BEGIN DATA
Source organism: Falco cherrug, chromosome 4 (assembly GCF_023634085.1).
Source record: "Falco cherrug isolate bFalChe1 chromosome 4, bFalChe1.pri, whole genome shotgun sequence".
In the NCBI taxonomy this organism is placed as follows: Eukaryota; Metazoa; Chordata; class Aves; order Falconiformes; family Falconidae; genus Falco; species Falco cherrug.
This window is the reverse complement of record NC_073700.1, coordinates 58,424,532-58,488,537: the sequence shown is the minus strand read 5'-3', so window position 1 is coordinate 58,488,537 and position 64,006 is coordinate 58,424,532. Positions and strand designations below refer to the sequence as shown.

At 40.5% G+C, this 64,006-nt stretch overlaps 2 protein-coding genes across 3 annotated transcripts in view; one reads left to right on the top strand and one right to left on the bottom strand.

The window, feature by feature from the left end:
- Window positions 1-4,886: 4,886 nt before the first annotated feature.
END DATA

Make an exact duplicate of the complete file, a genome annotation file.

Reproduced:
Source organism: Falco cherrug, chromosome 4 (assembly GCF_023634085.1).
Source record: "Falco cherrug isolate bFalChe1 chromosome 4, bFalChe1.pri, whole genome shotgun sequence".
In the NCBI taxonomy this organism is placed as follows: Eukaryota; Metazoa; Chordata; class Aves; order Falconiformes; family Falconidae; genus Falco; species Falco cherrug.
This window is the reverse complement of record NC_073700.1, coordinates 58,424,532-58,488,537: the sequence shown is the minus strand read 5'-3', so window position 1 is coordinate 58,488,537 and position 64,006 is coordinate 58,424,532. Positions and strand designations below refer to the sequence as shown.

At 40.5% G+C, this 64,006-nt stretch overlaps 2 protein-coding genes across 3 annotated transcripts in view; one reads left to right on the top strand and one right to left on the bottom strand.

The window, feature by feature from the left end:
- Window positions 1-4,886: 4,886 nt before the first annotated feature.